In People v. Superior Court (Smith), supra, 70 Cal.2d at page 134, this court interpreted analogous statutory language in former Penal Code section 653j, subdivision (a), which made it a crime for anyone to "intentionally . . . [record] a confidential communication." This court held that "intentionally" in that statute required an intent to bring about the proscribed result rather than an intent merely to do an act which unintentionally brought about that result. Thus, the court concluded that the Penal Code section required an intent to record a confidential communication, rather than simply an intent to turn on a recording apparatus which happened to record a confidential communication.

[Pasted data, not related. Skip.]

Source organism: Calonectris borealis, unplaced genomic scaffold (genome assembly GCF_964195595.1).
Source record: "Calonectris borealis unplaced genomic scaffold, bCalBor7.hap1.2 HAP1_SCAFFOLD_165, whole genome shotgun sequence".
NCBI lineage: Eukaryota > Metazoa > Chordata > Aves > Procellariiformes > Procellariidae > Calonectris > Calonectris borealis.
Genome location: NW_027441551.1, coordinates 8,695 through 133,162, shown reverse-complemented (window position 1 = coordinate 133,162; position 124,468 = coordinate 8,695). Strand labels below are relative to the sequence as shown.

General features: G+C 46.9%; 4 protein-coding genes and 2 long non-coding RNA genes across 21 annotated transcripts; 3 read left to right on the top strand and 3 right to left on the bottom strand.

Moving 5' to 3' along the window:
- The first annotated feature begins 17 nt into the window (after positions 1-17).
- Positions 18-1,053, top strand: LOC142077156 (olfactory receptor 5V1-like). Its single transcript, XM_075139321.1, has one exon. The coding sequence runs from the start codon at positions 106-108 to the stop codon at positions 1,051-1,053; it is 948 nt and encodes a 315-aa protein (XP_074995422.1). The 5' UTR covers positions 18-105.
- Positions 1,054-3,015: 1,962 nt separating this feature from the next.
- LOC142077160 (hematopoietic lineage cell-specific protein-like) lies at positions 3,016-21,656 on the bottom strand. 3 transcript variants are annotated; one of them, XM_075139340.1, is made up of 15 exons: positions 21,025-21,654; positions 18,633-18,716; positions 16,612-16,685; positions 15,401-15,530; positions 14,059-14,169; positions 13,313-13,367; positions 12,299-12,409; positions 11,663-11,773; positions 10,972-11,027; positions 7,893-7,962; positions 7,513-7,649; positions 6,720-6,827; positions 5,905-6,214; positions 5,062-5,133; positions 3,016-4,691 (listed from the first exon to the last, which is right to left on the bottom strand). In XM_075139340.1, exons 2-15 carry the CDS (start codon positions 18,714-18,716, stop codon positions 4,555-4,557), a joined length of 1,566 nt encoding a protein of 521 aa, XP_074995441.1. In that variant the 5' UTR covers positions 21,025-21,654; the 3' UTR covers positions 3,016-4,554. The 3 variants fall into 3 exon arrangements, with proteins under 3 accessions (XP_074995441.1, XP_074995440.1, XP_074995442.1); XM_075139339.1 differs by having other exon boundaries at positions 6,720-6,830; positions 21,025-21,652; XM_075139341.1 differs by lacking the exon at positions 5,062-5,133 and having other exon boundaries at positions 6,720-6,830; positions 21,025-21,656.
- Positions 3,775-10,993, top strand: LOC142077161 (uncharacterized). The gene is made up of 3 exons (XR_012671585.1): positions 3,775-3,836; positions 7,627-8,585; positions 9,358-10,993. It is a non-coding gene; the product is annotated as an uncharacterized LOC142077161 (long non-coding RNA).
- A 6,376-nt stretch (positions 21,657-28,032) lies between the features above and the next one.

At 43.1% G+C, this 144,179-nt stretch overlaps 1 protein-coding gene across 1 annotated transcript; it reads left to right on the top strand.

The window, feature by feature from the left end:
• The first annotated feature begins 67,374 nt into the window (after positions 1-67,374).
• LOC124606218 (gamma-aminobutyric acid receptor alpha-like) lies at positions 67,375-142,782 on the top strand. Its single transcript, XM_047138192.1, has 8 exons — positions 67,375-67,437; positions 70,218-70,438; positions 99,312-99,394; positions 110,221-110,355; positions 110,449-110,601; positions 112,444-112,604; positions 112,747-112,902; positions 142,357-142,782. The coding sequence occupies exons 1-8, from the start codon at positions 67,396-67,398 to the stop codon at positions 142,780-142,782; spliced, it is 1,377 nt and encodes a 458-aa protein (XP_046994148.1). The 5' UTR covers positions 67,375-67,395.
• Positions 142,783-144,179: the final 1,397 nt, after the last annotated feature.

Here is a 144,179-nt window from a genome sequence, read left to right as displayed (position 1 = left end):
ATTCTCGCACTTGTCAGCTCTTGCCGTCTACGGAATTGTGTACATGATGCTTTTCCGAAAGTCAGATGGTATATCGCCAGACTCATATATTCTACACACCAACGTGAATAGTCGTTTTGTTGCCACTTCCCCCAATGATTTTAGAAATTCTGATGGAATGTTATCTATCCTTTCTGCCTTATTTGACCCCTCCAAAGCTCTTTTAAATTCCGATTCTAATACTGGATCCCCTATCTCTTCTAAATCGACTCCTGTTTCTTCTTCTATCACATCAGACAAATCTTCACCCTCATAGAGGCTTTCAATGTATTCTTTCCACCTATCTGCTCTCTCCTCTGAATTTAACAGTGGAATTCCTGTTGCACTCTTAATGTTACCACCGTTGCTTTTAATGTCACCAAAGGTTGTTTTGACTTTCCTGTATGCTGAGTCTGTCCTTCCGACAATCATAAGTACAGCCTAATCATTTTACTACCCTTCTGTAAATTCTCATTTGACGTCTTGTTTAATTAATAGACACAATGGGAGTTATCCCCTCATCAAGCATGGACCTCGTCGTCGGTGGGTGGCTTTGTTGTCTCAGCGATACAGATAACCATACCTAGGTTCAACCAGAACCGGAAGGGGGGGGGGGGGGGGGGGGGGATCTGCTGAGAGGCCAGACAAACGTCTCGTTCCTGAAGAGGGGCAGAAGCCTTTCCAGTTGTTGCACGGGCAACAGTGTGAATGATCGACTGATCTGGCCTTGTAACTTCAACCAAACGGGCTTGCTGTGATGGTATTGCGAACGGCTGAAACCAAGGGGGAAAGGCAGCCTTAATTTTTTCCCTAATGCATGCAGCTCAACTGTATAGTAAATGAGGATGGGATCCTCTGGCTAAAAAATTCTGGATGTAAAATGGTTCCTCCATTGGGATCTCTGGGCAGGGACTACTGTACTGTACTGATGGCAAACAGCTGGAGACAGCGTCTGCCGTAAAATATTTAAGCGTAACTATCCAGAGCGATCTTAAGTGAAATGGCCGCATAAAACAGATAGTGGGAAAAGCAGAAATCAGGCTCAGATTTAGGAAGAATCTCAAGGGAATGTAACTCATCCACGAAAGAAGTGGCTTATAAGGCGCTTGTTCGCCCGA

This interpretation of section 258 is substantiated by additional language in the first sentence, which specifically excludes those persons from inheriting who caused death in the commission of various enumerated felonies. If the Legislature had meant by the section's initial language to disinherit those persons who, without intending to kill, caused death in the commission of any unlawful act, the enumeration of felonies would have been superfluous. A death occurring during the commission of one of the enumerated felonies would have been covered by the initial language. Since this court must give effect to every part of the statute (see, e.g., Cal. Pacific Collections, Inc. v. Powers (1969) 70 Cal.2d 135, 139 [ 74 Cal.Rptr. 289, 449 P.2d 225]), the addition of the language enumerating felonies establishes that the Legislature viewed the initial language as limited to intentional killings. Probate Code section 258 was intended to disqualify a person who committed an unintended killing only if the killing had occurred during the commission of one of the enumerated felonies.